Wednesday, November 6, 2013 Elimination stack, General approach to a lock-free data structure and OpenMP

(Someone clean this note because I have no idea what it is)

Harris -> Lazy solution -> make nodes that are being deleted before deleting them (AtomicMarkableReference?)

tryAdd(Node n, Node prev)
n.next = prev.next
return CAS(prev.next, n.next, false, n, false) // n.next, false -> old reference
// n, false -> new reference

tryRemove(Node n, Node prev)
Node succ = n.next
if(CAS(n.next, succ, false, succ, true))
CAS(prev.next, n, false, succ, false) // don’t care if succeeds
return true
return false


P1: T0 trying to remove x
T1 try to insert where w between x and y
H -> x -> y -> z -> T

T0
CAS(x.next, y, false, y, false)
CAS(H.next, x, false, y, false)

T1
3) CAS(x.next, y, false, w, false)

P2: T0 remove x
T1 remove y
H -> x -> y -> z -> T

T0
CAS(x.next, y, false, y, done)
CAS(H.next, x, false, y, false)

T1
3) CAS(y.next, z, false, z, true)
4) CAS(x.next, y, false, z, false)

if 4 < 1 -> x.next = z and T0 fails
if 1 < 4 -> 4 fails

something has to clean up and delete marked nodes

find(int data)
restart: while(true)
pred = J
cur = pred.next
while(cur != T)
succ = cur.next
while(cur.marked)
if(!CAS(pred.next, cur, false, succ, false))
continue restart
cur = succ
succ = cur.next
if(cur.data == data)
return cur
pred = cur
cur = succ
return null


2OpenMP¶

OpenMP is typically regarded as a "language" for concurrent programming, although not really a separate language. Rather, it is a set of directives that sits on top of another language.

While the language could theoretically be arbitrary, in practice, C/C++ and Fortran are the ones which work with OpenMP. There is also a version of OpenMP working with Java, but considering that Java already has concurrency, it is not very useful.

In C/C++, OpenMP works by inserting pragma instructions. As they appear as comments, compiling code with such instructions on a normal compiler normally results in a sequential program. On an OpenMP compiler, the pragmas are honored and tell the compiler how certain segments of code are to be executed in parallel.

2.1Structured Parallelism¶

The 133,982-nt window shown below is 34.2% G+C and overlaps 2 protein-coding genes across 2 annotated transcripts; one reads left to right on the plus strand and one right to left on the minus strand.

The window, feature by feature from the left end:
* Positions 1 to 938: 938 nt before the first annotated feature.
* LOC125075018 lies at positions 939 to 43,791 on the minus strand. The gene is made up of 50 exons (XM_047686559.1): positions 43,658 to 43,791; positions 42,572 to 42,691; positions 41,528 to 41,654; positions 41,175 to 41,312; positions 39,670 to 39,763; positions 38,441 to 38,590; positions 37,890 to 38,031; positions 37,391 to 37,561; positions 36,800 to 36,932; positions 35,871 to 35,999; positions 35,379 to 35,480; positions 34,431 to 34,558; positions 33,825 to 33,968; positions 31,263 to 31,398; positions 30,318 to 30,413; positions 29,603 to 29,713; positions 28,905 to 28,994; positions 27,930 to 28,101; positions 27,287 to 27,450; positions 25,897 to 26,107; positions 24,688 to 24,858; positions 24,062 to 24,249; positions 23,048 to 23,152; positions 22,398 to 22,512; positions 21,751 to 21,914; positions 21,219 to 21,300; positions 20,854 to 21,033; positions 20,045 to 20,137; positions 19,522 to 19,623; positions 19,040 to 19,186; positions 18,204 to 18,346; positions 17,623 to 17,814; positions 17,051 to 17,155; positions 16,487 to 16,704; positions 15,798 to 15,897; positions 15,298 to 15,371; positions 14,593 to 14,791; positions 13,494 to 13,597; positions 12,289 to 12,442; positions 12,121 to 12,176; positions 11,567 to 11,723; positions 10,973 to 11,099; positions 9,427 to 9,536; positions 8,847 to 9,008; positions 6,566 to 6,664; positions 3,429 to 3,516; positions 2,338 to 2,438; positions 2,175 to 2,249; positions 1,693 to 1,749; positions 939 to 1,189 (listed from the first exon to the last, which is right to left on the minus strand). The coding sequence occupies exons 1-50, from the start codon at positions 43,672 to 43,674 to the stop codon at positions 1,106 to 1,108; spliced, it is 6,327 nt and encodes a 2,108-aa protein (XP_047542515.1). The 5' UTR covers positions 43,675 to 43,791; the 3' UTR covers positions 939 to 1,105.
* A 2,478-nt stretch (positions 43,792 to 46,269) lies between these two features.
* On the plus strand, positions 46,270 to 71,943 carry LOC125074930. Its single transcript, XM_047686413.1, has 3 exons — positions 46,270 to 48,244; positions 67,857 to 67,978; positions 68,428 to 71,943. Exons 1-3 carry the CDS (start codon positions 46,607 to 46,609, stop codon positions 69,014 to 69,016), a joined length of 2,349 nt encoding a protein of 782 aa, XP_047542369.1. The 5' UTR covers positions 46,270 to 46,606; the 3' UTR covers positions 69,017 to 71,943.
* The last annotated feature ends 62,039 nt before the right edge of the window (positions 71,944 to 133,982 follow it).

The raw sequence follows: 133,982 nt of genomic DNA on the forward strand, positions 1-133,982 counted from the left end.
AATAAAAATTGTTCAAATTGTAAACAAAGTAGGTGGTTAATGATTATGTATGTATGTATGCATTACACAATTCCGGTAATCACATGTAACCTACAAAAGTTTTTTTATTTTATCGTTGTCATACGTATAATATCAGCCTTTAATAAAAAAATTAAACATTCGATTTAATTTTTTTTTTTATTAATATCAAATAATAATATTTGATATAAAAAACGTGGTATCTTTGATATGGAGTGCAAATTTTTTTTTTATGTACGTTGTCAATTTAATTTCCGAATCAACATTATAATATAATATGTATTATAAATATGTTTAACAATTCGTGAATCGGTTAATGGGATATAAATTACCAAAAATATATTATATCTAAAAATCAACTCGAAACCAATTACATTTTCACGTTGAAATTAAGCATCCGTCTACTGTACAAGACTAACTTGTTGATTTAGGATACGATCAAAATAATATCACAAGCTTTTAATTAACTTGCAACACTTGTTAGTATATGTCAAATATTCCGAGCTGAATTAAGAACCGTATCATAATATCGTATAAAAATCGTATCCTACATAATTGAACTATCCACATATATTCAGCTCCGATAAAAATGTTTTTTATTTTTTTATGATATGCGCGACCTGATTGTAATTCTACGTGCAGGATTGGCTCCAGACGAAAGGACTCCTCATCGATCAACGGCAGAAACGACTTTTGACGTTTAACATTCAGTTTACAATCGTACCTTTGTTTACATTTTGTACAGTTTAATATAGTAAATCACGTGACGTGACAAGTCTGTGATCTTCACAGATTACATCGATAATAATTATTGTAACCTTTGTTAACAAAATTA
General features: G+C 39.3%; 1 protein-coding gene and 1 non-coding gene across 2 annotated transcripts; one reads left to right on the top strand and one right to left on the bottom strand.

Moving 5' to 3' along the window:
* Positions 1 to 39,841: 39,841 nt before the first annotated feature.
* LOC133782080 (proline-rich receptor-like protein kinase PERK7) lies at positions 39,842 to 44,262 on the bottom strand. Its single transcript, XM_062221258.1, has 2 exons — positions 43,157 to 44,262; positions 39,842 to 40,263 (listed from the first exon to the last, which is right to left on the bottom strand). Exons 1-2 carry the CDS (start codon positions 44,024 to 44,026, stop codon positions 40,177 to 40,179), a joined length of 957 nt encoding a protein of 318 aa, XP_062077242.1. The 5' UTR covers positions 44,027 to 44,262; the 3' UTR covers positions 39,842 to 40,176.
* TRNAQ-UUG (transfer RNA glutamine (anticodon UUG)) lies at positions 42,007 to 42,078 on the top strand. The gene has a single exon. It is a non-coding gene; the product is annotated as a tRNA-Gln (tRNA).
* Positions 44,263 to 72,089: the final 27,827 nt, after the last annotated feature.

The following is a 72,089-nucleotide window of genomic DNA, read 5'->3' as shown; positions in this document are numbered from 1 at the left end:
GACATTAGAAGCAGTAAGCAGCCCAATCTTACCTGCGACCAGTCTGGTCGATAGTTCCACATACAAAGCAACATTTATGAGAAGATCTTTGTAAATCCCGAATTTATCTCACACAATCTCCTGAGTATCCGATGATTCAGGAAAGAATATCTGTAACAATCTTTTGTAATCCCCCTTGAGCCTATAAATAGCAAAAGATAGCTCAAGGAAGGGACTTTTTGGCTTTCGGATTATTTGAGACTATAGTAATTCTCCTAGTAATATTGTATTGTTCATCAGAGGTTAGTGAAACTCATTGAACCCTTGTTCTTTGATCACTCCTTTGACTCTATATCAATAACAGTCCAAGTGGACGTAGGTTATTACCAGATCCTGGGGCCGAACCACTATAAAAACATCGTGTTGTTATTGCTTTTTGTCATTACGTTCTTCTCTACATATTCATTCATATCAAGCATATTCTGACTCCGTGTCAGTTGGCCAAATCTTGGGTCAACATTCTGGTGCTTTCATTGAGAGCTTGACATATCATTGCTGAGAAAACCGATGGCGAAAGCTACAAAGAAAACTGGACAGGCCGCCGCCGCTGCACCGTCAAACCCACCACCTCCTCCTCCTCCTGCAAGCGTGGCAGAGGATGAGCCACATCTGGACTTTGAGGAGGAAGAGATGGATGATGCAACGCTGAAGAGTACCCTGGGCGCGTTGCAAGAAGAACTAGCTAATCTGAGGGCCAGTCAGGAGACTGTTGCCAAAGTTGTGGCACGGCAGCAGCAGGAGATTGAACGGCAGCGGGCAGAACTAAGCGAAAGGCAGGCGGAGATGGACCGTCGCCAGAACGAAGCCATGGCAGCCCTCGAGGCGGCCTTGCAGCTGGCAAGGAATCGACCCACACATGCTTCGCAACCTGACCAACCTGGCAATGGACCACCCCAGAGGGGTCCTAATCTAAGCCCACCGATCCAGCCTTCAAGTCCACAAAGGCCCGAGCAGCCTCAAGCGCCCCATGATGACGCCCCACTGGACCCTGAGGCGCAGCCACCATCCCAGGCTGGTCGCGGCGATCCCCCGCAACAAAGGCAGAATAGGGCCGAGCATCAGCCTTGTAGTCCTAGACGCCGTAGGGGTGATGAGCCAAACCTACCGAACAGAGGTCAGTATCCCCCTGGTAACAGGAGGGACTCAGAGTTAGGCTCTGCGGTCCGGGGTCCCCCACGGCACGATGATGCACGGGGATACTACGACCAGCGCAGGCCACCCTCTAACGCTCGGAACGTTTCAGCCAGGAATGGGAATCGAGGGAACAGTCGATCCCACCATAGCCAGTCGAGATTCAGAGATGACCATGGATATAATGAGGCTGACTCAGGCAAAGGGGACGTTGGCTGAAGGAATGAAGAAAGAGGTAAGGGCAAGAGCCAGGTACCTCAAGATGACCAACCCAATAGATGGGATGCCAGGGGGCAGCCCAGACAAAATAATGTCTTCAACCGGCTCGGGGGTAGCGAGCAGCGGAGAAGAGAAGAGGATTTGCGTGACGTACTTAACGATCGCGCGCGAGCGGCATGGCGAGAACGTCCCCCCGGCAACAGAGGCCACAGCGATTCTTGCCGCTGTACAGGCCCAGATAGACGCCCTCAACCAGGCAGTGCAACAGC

OpenMP allows to achieve structured parallelism. That is, starting with a for loop, each iteration is executed in parallel and joined at the end, following a fork/join model where the beginning and end are well defined.

It is not very flexible, but it is an easy way to parallelize programs.

#pragma omp parallel for
{
for () {
...
}
}
// A thread team is created to execute the for loop in parallel.


Other times, we might want all the threads to do the same instruction(s).

#pragma omp parallel
{
printf("Hello!\n");
}
// The team of threads all execute the above statement


The number of threads can be chosen by the system, but it may also be passed as a parameter at the very beginning of the program, or on a statement by statement basis.

2.2Nested Parallelism¶

We can also have nested parallelism. That is a parallel section, inside a parallel section, in which case the number of threads executing may not be obvious.

2.3Parallel sections¶

Separate parallel sections can be defined.

#pragma omp section
{
}

#pragma omp section
{
// Executed by another
}


This is a bit like unstructured parallelism, although a bit awkward. The goal of OpenMP is not to give fine-grained control over concurrency, but rather to achieve it easily.

Each thread team has a master, one privileged thread which can be specialized.

#pragma omp master
{
// Only the master thread executes this.
}

#pragma omp single
{
// Only one thread executes this
}


A task model can also be used.

2.4Data Model¶

Out of OpenMP, we get a pretty neat data model. Shared data (heap/static) is the default, but one of the things we can do is declare data to be private.

private(x, y, z);


With this, each thread has its own copy (even if x, y, z have a non-local scope). Each thread ends up using its own copy of the data. However, how is it initialized? There are several initialization models.

First private
The value is inherited from the parent, or a default value is used.

What happens to the private data once the thread is finished? We could have it disappear, but why lose the work?

Last private
Thread submits its value back to the parent scope.

With multiple threads, the last one is the one to succeeds. However, a reduction operator can also be used: (op; list).

Maybe 10 threads are used to compute some value, but we are interested in the sum. In this case, the operator is + and the values in the list are summed. The initial value is assumed to be 0. With *, the default value is 1.

2.5Synchronization¶

2.5.1Master/Single¶

For a critical section, only the master, or only one thread executes it.

2.5.2Critical¶

All the threads execute the critical section, but only one at a time.

2.5.3Barriers¶

All the threads in the pool must arrive at that point, before any leaves.

2.5.4Atomic¶

Atomic Read Atomic write Atomic update Atomic capture
... = x; x = ...; x++; ... = x++; (kind of like FA)

Nb: Variables are not atomic by default; the above must be used.

2.5.5Flush¶

flush(a, b, c); synchronizes a, b, and c with main memory. This ends up being the main mechanism for actually making things consistent between different threads.